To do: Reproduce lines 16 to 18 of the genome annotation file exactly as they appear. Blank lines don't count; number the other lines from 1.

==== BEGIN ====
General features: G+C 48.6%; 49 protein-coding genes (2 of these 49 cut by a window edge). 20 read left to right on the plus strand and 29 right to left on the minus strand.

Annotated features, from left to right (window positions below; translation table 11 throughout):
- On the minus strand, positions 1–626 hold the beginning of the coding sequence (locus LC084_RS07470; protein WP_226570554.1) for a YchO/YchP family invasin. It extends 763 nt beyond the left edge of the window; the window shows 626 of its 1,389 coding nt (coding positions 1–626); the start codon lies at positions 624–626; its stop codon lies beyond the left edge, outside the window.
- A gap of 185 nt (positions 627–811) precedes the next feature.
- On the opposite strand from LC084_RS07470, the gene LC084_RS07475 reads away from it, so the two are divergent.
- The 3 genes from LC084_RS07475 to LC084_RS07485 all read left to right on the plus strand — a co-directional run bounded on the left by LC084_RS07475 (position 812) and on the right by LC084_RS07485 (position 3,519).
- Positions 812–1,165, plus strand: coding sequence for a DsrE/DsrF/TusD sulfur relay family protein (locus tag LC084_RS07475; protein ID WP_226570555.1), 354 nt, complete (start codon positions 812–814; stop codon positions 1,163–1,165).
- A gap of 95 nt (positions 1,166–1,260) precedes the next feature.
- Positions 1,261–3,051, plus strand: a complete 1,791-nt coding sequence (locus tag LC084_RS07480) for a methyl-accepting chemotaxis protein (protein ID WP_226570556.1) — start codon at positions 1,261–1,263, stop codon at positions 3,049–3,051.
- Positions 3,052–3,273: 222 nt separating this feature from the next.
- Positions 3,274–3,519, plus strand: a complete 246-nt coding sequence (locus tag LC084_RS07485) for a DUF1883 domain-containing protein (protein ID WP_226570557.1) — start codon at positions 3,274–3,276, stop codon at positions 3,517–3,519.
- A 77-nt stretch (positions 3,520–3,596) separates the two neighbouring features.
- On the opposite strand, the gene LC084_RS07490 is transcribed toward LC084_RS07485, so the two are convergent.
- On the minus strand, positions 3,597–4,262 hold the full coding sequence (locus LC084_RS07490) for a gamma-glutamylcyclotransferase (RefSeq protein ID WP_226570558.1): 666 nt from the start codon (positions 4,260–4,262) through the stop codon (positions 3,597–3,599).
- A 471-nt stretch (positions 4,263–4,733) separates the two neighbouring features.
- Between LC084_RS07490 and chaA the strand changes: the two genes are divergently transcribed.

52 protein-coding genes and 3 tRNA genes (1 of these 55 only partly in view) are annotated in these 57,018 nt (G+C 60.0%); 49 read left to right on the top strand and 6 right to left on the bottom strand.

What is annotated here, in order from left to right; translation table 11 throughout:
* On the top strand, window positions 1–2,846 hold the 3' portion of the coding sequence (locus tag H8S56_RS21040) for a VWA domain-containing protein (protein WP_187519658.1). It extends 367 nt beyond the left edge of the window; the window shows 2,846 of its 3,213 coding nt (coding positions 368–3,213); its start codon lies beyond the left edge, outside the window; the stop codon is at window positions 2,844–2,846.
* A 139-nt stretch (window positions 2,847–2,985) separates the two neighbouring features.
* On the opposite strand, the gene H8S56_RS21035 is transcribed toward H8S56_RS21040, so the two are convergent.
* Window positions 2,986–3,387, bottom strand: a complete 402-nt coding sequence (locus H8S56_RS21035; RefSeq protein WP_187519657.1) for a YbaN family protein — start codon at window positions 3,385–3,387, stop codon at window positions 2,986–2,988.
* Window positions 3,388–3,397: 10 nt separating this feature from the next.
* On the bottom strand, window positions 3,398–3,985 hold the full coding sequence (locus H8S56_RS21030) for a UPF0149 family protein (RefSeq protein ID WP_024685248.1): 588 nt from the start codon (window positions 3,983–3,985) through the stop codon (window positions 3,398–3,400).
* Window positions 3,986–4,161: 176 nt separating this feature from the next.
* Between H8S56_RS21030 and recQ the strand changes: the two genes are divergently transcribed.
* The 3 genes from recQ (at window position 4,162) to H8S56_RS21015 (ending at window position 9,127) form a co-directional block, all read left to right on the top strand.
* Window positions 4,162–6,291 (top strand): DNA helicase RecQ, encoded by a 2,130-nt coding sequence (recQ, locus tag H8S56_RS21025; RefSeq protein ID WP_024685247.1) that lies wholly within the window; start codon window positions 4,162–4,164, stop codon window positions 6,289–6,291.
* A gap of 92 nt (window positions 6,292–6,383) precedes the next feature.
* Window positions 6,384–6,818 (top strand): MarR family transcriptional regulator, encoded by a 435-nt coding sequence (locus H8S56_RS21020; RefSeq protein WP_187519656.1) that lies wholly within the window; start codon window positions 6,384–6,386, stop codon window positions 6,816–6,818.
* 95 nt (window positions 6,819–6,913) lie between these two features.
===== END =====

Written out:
- Between LC084_RS07490 and chaA the strand changes: the two genes are divergently transcribed.

52 protein-coding genes and 3 tRNA genes (1 of these 55 only partly in view) are annotated in these 57,018 nt (G+C 60.0%); 49 read left to right on the top strand and 6 right to left on the bottom strand.

What is annotated here, in order from left to right; translation table 11 throughout: